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Singer Patti Page's decades-long addiction to cigarettes was threatening her career, so she prayed about it.
Every smoker remembers her first cigarette. I took my first puff in 1942 back in high school in Tulsa, Oklahoma. I was 14, on the chubby side and wore glasses. Though people were already talking about what a good voice I had, I wasn't exactly one of the popular girls. But I'd made up my mind. I was going to hang out with the cool kids. The kids who looked so grown-up leaning against their cars in the school parking lot, lighting one another's cigarettes, blowing tendrils of smoke in the air.
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During lunch one day I sauntered across the parking lot to them. "Wanna smoke?" one of the guys asked, holding out a pack. I pulled out a cigarette and put it to my lips. I looked into his eyes as he flipped open his Zippo and lit me up. I felt so sophisticated. Then the smoke hit my lungs and I couldn't help it. I coughed. A lot.
"First time?" he asked.
"No, of course not," I said, trying to regain my composure. Before lunch was over I'd worked my way through that cigarette and started on another.
I didn't dare light up at home—my mother would have killed me. I was only sneaking cigarettes at school. Then I got an after-school job singing for KTUL radio. Everyone at the station smoked. They were all older, and I felt even more out of place than I had in school. One day a DJ offered me a cigarette. I grabbed it like it was a lifeline. Just a few drags and I felt different. Worldly, experienced. There was no going back after that.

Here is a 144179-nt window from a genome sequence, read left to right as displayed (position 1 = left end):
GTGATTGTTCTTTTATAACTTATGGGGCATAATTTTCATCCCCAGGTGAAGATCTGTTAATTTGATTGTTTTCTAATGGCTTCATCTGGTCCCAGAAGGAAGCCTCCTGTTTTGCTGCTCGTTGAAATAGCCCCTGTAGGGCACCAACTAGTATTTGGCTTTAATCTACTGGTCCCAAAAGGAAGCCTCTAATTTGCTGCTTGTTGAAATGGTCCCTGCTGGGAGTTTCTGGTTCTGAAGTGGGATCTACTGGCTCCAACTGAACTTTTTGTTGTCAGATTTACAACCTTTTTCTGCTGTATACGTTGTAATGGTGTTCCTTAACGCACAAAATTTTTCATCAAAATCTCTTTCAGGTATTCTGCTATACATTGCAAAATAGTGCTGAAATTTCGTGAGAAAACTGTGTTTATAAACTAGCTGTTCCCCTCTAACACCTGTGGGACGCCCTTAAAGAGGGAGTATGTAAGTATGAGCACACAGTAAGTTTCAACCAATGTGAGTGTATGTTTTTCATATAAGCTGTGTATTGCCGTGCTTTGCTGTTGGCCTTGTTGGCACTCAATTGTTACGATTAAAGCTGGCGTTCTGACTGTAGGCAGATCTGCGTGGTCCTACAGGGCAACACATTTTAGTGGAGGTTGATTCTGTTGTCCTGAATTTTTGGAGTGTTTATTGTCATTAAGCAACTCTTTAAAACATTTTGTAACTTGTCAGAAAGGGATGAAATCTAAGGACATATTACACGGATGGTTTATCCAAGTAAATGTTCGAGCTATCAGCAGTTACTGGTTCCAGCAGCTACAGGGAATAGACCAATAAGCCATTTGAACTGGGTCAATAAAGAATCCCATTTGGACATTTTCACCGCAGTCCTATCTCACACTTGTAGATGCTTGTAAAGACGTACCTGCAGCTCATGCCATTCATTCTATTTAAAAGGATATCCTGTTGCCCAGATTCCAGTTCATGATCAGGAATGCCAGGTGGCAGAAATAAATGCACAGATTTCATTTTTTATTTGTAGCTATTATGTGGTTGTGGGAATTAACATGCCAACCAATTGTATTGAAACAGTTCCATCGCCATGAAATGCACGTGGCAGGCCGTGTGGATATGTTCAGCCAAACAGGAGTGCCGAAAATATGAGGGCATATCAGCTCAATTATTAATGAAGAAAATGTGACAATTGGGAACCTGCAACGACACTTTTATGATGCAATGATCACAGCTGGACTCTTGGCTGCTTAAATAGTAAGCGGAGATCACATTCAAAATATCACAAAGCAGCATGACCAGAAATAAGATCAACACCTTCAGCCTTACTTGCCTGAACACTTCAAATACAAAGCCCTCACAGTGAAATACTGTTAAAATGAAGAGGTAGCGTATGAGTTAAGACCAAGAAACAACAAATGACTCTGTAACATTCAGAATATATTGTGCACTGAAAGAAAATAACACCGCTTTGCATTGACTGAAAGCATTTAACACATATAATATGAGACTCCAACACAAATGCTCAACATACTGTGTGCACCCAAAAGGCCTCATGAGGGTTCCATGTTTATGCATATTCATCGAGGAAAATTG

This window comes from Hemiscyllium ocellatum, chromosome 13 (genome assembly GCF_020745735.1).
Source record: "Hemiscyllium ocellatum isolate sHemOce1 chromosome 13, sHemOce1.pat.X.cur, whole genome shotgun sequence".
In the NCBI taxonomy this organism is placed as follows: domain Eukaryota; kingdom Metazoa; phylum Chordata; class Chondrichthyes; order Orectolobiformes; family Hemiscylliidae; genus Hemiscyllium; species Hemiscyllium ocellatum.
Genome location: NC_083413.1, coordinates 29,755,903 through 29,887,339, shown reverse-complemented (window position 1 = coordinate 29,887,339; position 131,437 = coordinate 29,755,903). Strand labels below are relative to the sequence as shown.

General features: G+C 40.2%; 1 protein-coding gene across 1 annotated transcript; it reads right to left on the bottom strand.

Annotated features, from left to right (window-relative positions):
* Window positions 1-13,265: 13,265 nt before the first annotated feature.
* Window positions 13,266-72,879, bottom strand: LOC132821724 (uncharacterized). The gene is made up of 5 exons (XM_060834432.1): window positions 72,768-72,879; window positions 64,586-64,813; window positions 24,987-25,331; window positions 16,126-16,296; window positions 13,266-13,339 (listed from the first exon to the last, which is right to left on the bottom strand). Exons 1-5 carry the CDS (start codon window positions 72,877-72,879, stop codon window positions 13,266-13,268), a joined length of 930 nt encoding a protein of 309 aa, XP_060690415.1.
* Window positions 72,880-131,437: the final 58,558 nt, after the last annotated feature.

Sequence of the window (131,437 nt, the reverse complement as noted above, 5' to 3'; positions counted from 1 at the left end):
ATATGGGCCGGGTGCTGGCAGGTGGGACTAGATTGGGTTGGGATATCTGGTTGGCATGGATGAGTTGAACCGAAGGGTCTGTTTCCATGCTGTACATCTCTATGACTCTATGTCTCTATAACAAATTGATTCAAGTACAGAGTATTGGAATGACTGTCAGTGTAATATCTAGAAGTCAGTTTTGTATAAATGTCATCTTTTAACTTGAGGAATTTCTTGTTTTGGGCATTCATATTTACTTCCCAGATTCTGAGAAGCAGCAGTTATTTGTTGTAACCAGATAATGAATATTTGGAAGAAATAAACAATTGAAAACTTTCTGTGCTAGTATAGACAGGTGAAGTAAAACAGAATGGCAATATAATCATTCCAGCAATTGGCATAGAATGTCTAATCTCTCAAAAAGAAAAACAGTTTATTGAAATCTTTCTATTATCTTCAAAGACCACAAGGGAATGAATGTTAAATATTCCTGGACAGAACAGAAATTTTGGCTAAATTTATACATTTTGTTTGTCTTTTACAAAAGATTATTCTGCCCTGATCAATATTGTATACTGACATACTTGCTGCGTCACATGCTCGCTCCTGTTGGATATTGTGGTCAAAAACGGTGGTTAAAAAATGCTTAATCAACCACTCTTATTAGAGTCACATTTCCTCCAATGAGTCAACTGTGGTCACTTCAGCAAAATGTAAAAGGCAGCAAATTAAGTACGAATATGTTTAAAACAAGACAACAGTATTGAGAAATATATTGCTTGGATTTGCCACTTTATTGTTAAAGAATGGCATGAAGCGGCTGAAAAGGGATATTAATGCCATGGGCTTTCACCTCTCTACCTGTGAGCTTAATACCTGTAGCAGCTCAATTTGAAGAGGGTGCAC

I wasn't the kid with the great pipes anymore. I'd become a grown-up, a real professional singer. And a real smoker too. How many people are in the audience? I'd worry backstage. What if I forget the lyrics? Then I'd light up, inhale and my fears would drift away. Nothing eased my anxieties like a cigarette.
My singing career took off in my twenties. "Tennessee Waltz" and "Doggie in the Window" shot up the charts. My smoking habit rocketed, too, to three packs a day. I couldn't leave the house without a fresh pack and a book of matches in my purse. I'd walk out of church after services and be puffing away before I got to my car. Touring in Europe? No problem—there, smoking was a way of life. Instead of the usual souvenirs, I came home with an exquisite French porcelain demitasse cup that had been turned into a cigarette holder and an antique silver filigree lighter. (Now I wonder if I collected those lovely things to cover up a habit that deep down I knew was ugly.)
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Nothing could get me to stop. Not the nagging cough I developed. Not my husband's worrying. Not even my two children. The thought of it makes me shudder now, but back then, no one understood the effects of secondhand smoke on a child. At one annual physical, my doctor warned me, "Sooner or later, Patti, smoking is going to take its toll on your body. You've just been lucky so far." But I didn't listen. I lit up as soon as I left his office. If my health gets really bad, I can always stop, I told myself. I sailed through my physicals, so I never seriously considered quitting.
Until one day in the summer of 1974. The kids and I were going grocery shopping. I got into our station wagon and stuck a cigarette in my mouth before I even turned the key.
"Oh, Mom, those things stink!" my 12-year-old, Kathleen, said. Her little brother, Danny, chimed in, "Yeah, Mom, cigarettes are bad for you."
I knew he was right—people I loved, like Nat King Cole and Betty Grable, smokers all, had died of lung cancer. But I couldn't admit it—especially not to my kids.
"Fine," I said, and stubbed out my cigarette. "I don't need to smoke." I hardly got out of the driveway before the urge set in. I can't go two blocks without a cigarette! It was the longest drive to the supermarket. By the time we walked inside, sweat beaded on my brow.
When Patti Page is not touring, she and her husband split their time between Solana Beach, California, and Hilltop Farm, their New Hampshire maple sugar farm.